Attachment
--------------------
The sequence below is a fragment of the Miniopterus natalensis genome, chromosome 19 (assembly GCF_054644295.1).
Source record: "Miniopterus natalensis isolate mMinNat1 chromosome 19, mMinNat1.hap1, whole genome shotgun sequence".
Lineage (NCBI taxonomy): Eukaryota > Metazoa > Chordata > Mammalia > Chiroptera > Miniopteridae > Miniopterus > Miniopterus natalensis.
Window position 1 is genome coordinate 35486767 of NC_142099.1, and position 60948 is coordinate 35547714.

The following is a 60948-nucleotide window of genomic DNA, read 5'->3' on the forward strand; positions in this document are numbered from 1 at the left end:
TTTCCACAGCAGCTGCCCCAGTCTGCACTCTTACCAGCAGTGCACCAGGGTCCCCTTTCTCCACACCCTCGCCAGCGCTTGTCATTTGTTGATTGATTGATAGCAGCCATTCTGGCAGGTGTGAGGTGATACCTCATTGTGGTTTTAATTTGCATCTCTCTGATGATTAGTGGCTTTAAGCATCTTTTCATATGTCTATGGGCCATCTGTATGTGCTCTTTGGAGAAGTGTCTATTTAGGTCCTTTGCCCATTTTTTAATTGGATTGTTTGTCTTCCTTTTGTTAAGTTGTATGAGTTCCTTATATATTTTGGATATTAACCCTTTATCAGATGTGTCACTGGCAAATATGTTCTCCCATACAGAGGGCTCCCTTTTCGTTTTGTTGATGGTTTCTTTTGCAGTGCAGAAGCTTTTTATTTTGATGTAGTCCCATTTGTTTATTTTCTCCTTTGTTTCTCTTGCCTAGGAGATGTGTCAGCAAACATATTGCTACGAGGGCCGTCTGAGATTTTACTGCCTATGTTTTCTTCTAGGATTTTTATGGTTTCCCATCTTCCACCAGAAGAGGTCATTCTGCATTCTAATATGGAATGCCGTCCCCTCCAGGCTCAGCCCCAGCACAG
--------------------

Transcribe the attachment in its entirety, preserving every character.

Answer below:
The sequence below is a fragment of the Miniopterus natalensis genome, chromosome 19 (assembly GCF_054644295.1).
Source record: "Miniopterus natalensis isolate mMinNat1 chromosome 19, mMinNat1.hap1, whole genome shotgun sequence".
Lineage (NCBI taxonomy): Eukaryota > Metazoa > Chordata > Mammalia > Chiroptera > Miniopteridae > Miniopterus > Miniopterus natalensis.
Window position 1 is genome coordinate 35486767 of NC_142099.1, and position 60948 is coordinate 35547714.

The following is a 60948-nucleotide window of genomic DNA, read 5'->3' on the forward strand; positions in this document are numbered from 1 at the left end:
TTTCCACAGCAGCTGCCCCAGTCTGCACTCTTACCAGCAGTGCACCAGGGTCCCCTTTCTCCACACCCTCGCCAGCGCTTGTCATTTGTTGATTGATTGATAGCAGCCATTCTGGCAGGTGTGAGGTGATACCTCATTGTGGTTTTAATTTGCATCTCTCTGATGATTAGTGGCTTTAAGCATCTTTTCATATGTCTATGGGCCATCTGTATGTGCTCTTTGGAGAAGTGTCTATTTAGGTCCTTTGCCCATTTTTTAATTGGATTGTTTGTCTTCCTTTTGTTAAGTTGTATGAGTTCCTTATATATTTTGGATATTAACCCTTTATCAGATGTGTCACTGGCAAATATGTTCTCCCATACAGAGGGCTCCCTTTTCGTTTTGTTGATGGTTTCTTTTGCAGTGCAGAAGCTTTTTATTTTGATGTAGTCCCATTTGTTTATTTTCTCCTTTGTTTCTCTTGCCTAGGAGATGTGTCAGCAAACATATTGCTACGAGGGCCGTCTGAGATTTTACTGCCTATGTTTTCTTCTAGGATTTTTATGGTTTCCCATCTTCCACCAGAAGAGGTCATTCTGCATTCTAATATGGAATGCCGTCCCCTCCAGGCTCAGCCCCAGCACAG